One of the first things that the newly formed Mach Crows did was initiate special help and training for new DSO's to master their unique jobs. Several DSO's had difficulties with the details of airplane performance. ECM training had not prepared them at all for computing weights, center of gravity, take-off and landing distances, optimum cruise conditions and the special problems of supersonic flight. And added to that was the need to make DSO's skilled in traditionally co-pilot duties. Their primary job as defensive operators was, in effect, subordinate to these other tasks.
Whenever a DSO was known to have job difficulties, usually evidenced by a report from an instructor or flight examiner, the Mach Crow group came to the rescue. It's members made a special effort to encourage and assist the DSO, and even to intercede on his behalf with supervisors at Squadron and Wing level. It was far more cost-effective to bring a struggling DSO's proficiency up to standards than lose the Air Force's investment in his training. It was also a great way to build comraderie and espirit.
So as not to appear to be in competition with pilots and radar navigators in the Wing, special efforts were made to build commu nication links and fellowship. In the 305th Bomb Wing the Mach Crows hosted annual cocktail parties and dinners for their fellow aircrewmen. Those were especially gala affairs, and again demon strated the creativity and resourcefulness of the co-founders.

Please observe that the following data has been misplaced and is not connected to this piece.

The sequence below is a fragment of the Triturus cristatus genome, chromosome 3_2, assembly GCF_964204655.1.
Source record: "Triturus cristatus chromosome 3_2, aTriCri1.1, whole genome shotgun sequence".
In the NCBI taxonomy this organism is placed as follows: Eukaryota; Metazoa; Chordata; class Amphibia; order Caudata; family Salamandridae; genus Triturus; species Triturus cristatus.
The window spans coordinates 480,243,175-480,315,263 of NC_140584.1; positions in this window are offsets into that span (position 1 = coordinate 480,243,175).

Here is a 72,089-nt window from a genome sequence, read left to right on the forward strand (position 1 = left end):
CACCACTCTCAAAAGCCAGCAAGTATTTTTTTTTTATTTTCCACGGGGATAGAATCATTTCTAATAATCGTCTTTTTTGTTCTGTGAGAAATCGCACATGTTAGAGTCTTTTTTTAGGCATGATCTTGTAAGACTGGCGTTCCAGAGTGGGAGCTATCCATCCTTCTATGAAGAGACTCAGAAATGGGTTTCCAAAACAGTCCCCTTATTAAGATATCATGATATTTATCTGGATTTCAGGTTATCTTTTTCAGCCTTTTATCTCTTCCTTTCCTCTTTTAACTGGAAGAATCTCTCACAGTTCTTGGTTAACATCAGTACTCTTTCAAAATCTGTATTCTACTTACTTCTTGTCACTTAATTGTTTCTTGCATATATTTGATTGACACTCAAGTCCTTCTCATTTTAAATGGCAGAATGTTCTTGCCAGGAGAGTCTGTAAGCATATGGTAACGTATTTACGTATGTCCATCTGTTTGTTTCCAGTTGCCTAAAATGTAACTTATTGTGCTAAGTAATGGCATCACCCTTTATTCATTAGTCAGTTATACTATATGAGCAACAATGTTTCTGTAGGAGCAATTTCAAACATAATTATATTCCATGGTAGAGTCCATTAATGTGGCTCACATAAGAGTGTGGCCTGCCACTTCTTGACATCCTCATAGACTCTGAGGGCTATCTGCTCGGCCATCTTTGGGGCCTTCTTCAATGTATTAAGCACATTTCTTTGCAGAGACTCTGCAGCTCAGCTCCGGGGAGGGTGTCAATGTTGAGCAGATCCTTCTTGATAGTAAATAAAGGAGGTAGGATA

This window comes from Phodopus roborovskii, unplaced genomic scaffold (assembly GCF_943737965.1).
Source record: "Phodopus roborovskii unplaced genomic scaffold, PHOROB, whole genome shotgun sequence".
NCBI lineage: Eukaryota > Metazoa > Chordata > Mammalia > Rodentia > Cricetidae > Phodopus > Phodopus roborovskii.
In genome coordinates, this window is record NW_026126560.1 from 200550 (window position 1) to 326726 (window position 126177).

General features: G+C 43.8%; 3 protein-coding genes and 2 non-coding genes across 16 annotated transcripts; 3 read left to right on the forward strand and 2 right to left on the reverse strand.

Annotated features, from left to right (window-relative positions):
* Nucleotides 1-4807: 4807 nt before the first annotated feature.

For example, the Old Crow Distillery, maker of Old Crow brand whisky, was approached to be a commercial sponsor of the Mach Crow organization. That provided funding for the gala dinner parties, and added a unique symbolism opportunity. The distillery company used crow statuettes, crow-like characters dressed in tuxedoes, for advertising and promotion. The foot-tall statuettes became presentation awards for recognition of various accomplishments by DSO's and their fellow crewmen. Many times the awards were humorous and in good fun.
Through activities like the annual dinner parties and special efforts to assure greater professionalism by DSO's, the good will and cooperation amongst all B-58 aircrewmen greatly improved. The cliques and jealousies dissolved. DSO's were soon full-fledged members of the team, recognized and appreciated for their unique role in the B-58 program.
Some career military people will admit to the special bonds that exist among service academy graduates, how they support one another and seem to have closer ties than with others in the broader military community. Well, those "old boy" networks and special relationships that shepherd careers could not compare to the Mach Crows.
In this writer's 23-plus years of active duty in the Air Force, I never knew of a more effective, productive and beneficial association within the military. The real proof lies in the accolades and praise given to the Mach Crows by wing commanders and in the career records of many successful DSO's, some of whom went on to become Air Force general officers.